- Haehner A, Hummel T, Hummel C, Sommer U, Junghanns S, Reichmann H: Olfactory loss may be a first sign of idiopathic Parkinson's disease. Mov Disord. 2007, 22: 839-842. 10.1002/mds.21413.View ArticlePubMedGoogle Scholar
- Iijima M, Kobayakawa T, Saito S, Osawa M, Tsutsumi Y, Hashimoto S, Iwata M: Smell identification in Japanese Parkinson's disease patients: using the odor stick identification test for Japanese subjects. Intern Med. 2008, 47: 1887-1892. 10.2169/internalmedicine.47.1345.View ArticlePubMedGoogle Scholar
- Iijima M, Osawa M, Momose M, Kobayakawa T, Saito S, Iwata M, Uchiyama S: Cardiac sympathetic degeneration correlates with olfactory function in Parkinson's disease. Mov Disord. 2010, 25: 1143-1149. 10.1002/mds.23001.View ArticlePubMedGoogle Scholar
- Miyamoto T, Miyamoto M, Iwanami M, Suzuki K, Inoue Y, Hirata K: Odor identification test as an indicator of idiopathic REM sleep behavior disorder. Mov Disord. 2009, 24: 268-273. 10.1002/mds.22361.View ArticlePubMedGoogle Scholar
- Katzenschlager R, Zijlmans J, Evans A, Watt H, Lees AJ: Olfactory function distinguishes vascular parkinsonism from Parkinson's disease. J Neurol Neurosurg Psychiatry. 2004, 75: 1749-1752. 10.1136/jnnp.2003.035287.View ArticlePubMedPubMed CentralGoogle Scholar
- Ondo WG, Lai D: Olfaction testing in patients with tremor-dominant Parkinson's disease: is this a distinct condition?. Mov Disord. 2005, 20: 471-475. 10.1002/mds.20365.View ArticlePubMedGoogle Scholar
- Silveira-Moriyama L, Carvalho Mde J, Katzenschlager R, Petrie A, Ranvaud R, Barbosa ER, Lees AJ: The use of smell identification tests in the diagnosis of Parkinson's disease in Brazil. Mov Disord. 2008, 23: 2328-2334. 10.1002/mds.22241.View ArticlePubMedGoogle Scholar
- Hughes AJ, Daniel SE, Lees AJ: Improved accuracy of clinical diagnosis of Lewy body Parkinson's disease. Neurology. 2001, 57: 1497-1499.View ArticlePubMedGoogle Scholar
- Poewe W, Wenning G: The differential diagnosis of Parkinson's disease. Eur J Neurol. 2002, 9 (Suppl 3): 23-30.View ArticlePubMedGoogle Scholar
- Goldstein DS, Holmes C, Bentho O, Sato T, Moak J, Sharabi Y, Imrich R, Conant S, Eldadah BA: Biomarkers to detect central dopamine deficiency and distinguish Parkinson disease from multiple system atrophy. Parkinsonism Relat Disord. 2008, 14: 600-607. 10.1016/j.parkreldis.2008.01.010.View ArticlePubMedPubMed CentralGoogle Scholar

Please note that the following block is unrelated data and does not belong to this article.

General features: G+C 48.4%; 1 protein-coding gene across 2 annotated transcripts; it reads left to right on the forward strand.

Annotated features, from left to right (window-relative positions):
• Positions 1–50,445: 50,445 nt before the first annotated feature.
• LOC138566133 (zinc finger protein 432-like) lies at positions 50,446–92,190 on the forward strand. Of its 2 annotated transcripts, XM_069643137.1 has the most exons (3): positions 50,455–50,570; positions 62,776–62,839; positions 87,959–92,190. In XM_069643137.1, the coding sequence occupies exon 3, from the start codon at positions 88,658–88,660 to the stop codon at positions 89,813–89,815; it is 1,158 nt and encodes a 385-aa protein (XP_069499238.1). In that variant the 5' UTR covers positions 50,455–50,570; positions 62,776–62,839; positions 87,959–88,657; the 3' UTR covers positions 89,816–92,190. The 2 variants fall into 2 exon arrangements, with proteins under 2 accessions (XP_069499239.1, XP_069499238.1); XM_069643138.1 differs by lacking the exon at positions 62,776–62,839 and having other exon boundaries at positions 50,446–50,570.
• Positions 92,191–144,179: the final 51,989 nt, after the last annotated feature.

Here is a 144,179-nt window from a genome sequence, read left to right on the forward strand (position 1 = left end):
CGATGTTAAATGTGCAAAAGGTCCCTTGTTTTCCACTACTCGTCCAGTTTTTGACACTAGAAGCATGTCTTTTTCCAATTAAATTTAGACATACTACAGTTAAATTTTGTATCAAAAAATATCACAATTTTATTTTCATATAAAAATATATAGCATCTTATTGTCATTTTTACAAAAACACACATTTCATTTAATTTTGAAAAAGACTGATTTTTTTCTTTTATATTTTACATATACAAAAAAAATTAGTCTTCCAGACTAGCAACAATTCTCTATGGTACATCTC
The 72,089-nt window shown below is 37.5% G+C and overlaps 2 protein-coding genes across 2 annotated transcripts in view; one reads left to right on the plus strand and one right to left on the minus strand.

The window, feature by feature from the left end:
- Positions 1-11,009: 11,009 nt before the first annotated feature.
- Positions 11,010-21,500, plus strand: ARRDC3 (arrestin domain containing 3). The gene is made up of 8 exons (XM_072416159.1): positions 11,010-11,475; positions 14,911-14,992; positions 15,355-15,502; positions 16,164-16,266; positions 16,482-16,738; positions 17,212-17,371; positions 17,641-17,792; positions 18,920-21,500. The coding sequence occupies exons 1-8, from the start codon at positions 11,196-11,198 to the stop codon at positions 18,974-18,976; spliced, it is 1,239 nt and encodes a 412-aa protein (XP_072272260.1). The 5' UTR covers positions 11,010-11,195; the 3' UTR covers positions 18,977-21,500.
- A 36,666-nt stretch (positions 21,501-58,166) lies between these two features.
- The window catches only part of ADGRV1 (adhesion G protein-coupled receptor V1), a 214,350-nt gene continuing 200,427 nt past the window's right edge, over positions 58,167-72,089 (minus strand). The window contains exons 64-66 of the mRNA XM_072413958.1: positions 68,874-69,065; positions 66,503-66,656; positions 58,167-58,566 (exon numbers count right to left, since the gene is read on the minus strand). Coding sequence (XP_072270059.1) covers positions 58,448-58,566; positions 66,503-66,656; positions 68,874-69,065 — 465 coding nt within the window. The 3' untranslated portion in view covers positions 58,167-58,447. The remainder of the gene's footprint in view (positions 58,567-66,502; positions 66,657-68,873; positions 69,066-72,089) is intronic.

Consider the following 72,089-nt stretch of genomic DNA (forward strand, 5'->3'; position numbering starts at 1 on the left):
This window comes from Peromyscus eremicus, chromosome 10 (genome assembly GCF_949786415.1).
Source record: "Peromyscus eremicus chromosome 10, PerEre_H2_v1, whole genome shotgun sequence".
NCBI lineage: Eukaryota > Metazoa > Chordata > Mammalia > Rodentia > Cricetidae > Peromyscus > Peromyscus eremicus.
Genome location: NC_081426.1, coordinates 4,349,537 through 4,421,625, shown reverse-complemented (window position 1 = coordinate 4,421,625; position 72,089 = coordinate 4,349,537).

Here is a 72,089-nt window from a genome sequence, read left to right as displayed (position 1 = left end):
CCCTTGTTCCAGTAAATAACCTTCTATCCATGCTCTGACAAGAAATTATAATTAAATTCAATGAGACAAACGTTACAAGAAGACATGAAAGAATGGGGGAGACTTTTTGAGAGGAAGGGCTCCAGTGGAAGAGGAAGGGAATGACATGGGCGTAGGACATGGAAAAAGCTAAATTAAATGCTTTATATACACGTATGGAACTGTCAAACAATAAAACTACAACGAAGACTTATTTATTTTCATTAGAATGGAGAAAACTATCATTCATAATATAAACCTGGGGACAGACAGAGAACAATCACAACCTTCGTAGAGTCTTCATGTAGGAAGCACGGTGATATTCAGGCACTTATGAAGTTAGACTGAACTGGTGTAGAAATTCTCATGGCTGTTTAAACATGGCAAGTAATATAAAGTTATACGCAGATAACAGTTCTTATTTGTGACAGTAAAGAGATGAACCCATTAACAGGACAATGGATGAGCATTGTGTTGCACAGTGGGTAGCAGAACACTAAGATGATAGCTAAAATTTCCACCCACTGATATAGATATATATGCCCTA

- Goldstein DS, Sewell L: Olfactory dysfunction in pure autonomic failure: Implications for the pathogenesis of Lewy body diseases. Parkinsonism Relat Disord. 2009, 15: 516-520. 10.1016/j.parkreldis.2008.12.009.View ArticlePubMedPubMed CentralGoogle Scholar
- Silveira-Moriyama L, Hughes G, Church A, Ayling H, Williams DR, Petrie A, Holton J, Revesz T, Kingsbury A, Morris HR: Hyposmia in progressive supranuclear palsy. Mov Disord. 2010, 25: 570-577. 10.1002/mds.22688.View ArticlePubMedGoogle Scholar
- Silveira-Moriyama L, Mathias C, Mason L, Best C, Quinn NP, Lees AJ: Hyposmia in pure autonomic failure. Neurology. 2009, 72: 1677-1681. 10.1212/WNL.0b013e3181a55fd2.View ArticlePubMedGoogle Scholar
- Wenning GK, Shephard B, Hawkes C, Petruckevitch A, Lees A, Quinn N: Olfactory function in atypical parkinsonian syndromes. Acta Neurol Scand. 1995, 91: 247-250.View ArticlePubMedGoogle Scholar
- Doty RL, Golbe LI, McKeown DA, Stern MB, Lehrach CM, Crawford D: Olfactory testing differentiates between progressive supranuclear palsy and idiopathic Parkinson's disease. Neurology. 1993, 43: 962-965.View ArticlePubMedGoogle Scholar
- Gelb DJ, Oliver E, Gilman S: Diagnostic criteria for Parkinson disease. Arch Neurol. 1999, 56: 33-39. 10.1001/archneur.56.1.33.View ArticlePubMedGoogle Scholar
- Gilman S, Low PA, Quinn N, Albanese A, Ben-Shlomo Y, Fowler CJ, Kaufmann H, Klockgether T, Lang AE, Lantos PL: Consensus statement on the diagnosis of multiple system atrophy. J Neurol Sci. 1999, 163: 94-98. 10.1016/S0022-510X(98)00304-9.View ArticlePubMedGoogle Scholar